Gold demand picks up as prices stabiliseAugust 24th, 2008 - 4:32 pm ICT by IANS
New Delhi/Kolkata/Chennai, Aug 24 (IANS) With gold prices remaining more or less stable at lower levels, the demand for the yellow metal in India, the world’s largest gold market, has begun to pick up, traders said.”As the gold price has dipped, demand has increased in the domestic market,” Pankaj Parekh, regional chairman of the Gem and Jewellery Export Promotion Council told IANS in Kolkata.
“Export of gold is also picking up,” he said.
This vindicates the optimism expressed by the World Gold Council (WGC) in its latest report on gold demand and supply trends.
“There is some optimism that the upcoming Diwali festival and the second wedding season later in the year will provide a degree of respite to the decline in jewellery consumption,” the report said.
In volume terms, the demand for jewellery declined sharply in the second quarter this year. India saw the largest decline in jewellery demand, which fell 47 percent to 118 tonnes, the report added.
In India, retail investment demand too followed the same trend falling 41 percent to 43.4 tonnes, as investors were deterred by price volatility and inflation reduced funds available for saving, it said.
But there was heavy demand from retailers after gold prices hit a multi-month low Aug 16 this year.
This pushed up prices during the week by about Rs.30-40 per gram and created fears of stocks running out.
“Supply was bad during the week compared to demand, which was high as the price has dipped,” Parekh said.
Added Anantha Padmanaban, a partner at one of Chennai’s largest jewellers, Nathella Anjaneyulu Chetty: “Although business has come down compared to what we saw during the past 15 days, sales are now up to usual levels.” said
“Though there was no stock-outs, the supply position is still a bit worrisome as banks are yet to start supplying gold,” Padmanabhan said.
He is, however confident that stocks would not run out again.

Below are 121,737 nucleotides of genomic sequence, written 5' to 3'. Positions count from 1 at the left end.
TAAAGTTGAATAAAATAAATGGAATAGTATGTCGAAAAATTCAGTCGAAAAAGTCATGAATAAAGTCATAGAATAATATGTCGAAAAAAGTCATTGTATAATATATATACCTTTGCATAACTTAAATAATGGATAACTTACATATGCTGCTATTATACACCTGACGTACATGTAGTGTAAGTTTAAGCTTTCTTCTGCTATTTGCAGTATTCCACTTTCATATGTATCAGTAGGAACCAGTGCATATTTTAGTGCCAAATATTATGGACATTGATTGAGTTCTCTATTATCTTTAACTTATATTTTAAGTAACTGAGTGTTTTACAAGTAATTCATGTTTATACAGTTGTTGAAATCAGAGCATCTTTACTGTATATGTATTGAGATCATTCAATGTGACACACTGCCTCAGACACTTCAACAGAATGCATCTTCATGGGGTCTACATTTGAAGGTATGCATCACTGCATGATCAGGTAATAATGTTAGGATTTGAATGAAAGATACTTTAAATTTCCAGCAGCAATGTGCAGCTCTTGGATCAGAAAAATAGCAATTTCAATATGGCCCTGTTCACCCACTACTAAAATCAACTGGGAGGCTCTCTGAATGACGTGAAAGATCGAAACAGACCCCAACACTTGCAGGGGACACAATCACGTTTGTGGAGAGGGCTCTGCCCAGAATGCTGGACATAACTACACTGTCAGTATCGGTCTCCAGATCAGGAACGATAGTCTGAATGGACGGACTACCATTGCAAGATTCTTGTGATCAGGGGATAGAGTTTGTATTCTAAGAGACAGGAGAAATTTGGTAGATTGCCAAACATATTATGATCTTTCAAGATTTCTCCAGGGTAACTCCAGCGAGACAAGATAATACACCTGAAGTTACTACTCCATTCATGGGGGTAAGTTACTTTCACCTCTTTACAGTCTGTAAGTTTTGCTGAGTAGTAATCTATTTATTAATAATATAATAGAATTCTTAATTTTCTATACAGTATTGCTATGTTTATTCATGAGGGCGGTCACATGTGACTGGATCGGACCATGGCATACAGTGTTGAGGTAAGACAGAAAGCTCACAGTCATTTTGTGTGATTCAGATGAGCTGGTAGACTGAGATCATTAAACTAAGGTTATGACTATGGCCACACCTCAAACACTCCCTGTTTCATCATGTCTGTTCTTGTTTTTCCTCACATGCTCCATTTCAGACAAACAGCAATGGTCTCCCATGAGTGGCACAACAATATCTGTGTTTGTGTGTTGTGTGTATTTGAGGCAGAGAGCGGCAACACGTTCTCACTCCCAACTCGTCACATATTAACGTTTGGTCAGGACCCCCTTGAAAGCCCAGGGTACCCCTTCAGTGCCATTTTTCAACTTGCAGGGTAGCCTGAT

Throughout the first six months of the current year, gold prices ruled high, peaking at Rs.13,567 (US Dollars 313.180) per 10 gram mid-July.
Prices have been falling ever since - initially gradually, and then very sharply during last week - to go below $800 per ounce (28.35 grams) in global markets for the first time since last December.
Although prices have again picked up somewhat on higher demand and a bounce-back in crude oil prices, market analysts such as John Reade of UBS Investment Bank, London, expect gold prices to go down further in the coming days.
“At $870, we consider gold to be about $150-200 above fair value, by which we mean the level at which jewellery demand would support - and the scrap supply would stop pressuring - the gold price,” he forecast at the beginning of this year in Forecast 2008, published by the London Bullion Market Association (LBMA).
Reade, who was awarded by LBMA for his 2007 forecast as it came closest to actual prices, said gold prices would go down to as low as $700 in 2008.
Agreeing with Reade’s forecast, WGC-India vice-president Shivram Kumar told IANS in Chennai that gold prices could come down to at least around $780 per ounce.
“In India, we expect gold demand to recover from the setbacks earlier this year due to high price and the resultant fall in sales,” Kumar said.
According to Padmanabhan, while the volatility in gold prices remained a worry, silver provided the proverbial silver lining.
“Though the metal has come down to Rs.21,000 band from Rs.28,000 earlier, I feel it is a good buy as it is likely to go up to Rs.35,000 next year,” he said.
(With inputs from V. Jagannathan in Chennai and Aparajita Gupta in Kolkata)
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